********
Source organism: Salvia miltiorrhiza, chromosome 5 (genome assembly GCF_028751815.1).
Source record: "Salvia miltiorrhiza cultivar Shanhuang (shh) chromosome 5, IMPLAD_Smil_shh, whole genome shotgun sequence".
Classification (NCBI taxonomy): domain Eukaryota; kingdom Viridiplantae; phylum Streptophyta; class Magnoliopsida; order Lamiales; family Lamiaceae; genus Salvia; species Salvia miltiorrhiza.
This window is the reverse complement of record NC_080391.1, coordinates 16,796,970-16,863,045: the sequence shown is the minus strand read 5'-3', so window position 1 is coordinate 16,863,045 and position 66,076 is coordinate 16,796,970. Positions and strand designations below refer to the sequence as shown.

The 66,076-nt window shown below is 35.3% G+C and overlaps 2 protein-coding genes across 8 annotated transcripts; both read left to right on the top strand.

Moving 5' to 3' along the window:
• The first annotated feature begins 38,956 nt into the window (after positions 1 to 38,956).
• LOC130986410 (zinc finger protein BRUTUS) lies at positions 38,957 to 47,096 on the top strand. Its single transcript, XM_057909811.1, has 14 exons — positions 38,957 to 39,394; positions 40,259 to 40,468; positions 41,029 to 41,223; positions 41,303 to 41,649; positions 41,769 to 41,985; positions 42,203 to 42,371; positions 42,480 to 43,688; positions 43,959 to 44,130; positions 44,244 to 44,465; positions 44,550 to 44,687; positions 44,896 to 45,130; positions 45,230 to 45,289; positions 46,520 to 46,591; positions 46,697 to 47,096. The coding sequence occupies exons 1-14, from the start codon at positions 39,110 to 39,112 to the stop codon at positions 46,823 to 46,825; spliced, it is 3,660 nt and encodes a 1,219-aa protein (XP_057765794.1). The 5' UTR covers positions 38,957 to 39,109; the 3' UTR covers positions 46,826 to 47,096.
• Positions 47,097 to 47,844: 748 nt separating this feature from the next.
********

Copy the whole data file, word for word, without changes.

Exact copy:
Source organism: Salvia miltiorrhiza, chromosome 5 (genome assembly GCF_028751815.1).
Source record: "Salvia miltiorrhiza cultivar Shanhuang (shh) chromosome 5, IMPLAD_Smil_shh, whole genome shotgun sequence".
Classification (NCBI taxonomy): domain Eukaryota; kingdom Viridiplantae; phylum Streptophyta; class Magnoliopsida; order Lamiales; family Lamiaceae; genus Salvia; species Salvia miltiorrhiza.
This window is the reverse complement of record NC_080391.1, coordinates 16,796,970-16,863,045: the sequence shown is the minus strand read 5'-3', so window position 1 is coordinate 16,863,045 and position 66,076 is coordinate 16,796,970. Positions and strand designations below refer to the sequence as shown.

The 66,076-nt window shown below is 35.3% G+C and overlaps 2 protein-coding genes across 8 annotated transcripts; both read left to right on the top strand.

Moving 5' to 3' along the window:
• The first annotated feature begins 38,956 nt into the window (after positions 1 to 38,956).
• LOC130986410 (zinc finger protein BRUTUS) lies at positions 38,957 to 47,096 on the top strand. Its single transcript, XM_057909811.1, has 14 exons — positions 38,957 to 39,394; positions 40,259 to 40,468; positions 41,029 to 41,223; positions 41,303 to 41,649; positions 41,769 to 41,985; positions 42,203 to 42,371; positions 42,480 to 43,688; positions 43,959 to 44,130; positions 44,244 to 44,465; positions 44,550 to 44,687; positions 44,896 to 45,130; positions 45,230 to 45,289; positions 46,520 to 46,591; positions 46,697 to 47,096. The coding sequence occupies exons 1-14, from the start codon at positions 39,110 to 39,112 to the stop codon at positions 46,823 to 46,825; spliced, it is 3,660 nt and encodes a 1,219-aa protein (XP_057765794.1). The 5' UTR covers positions 38,957 to 39,109; the 3' UTR covers positions 46,826 to 47,096.
• Positions 47,097 to 47,844: 748 nt separating this feature from the next.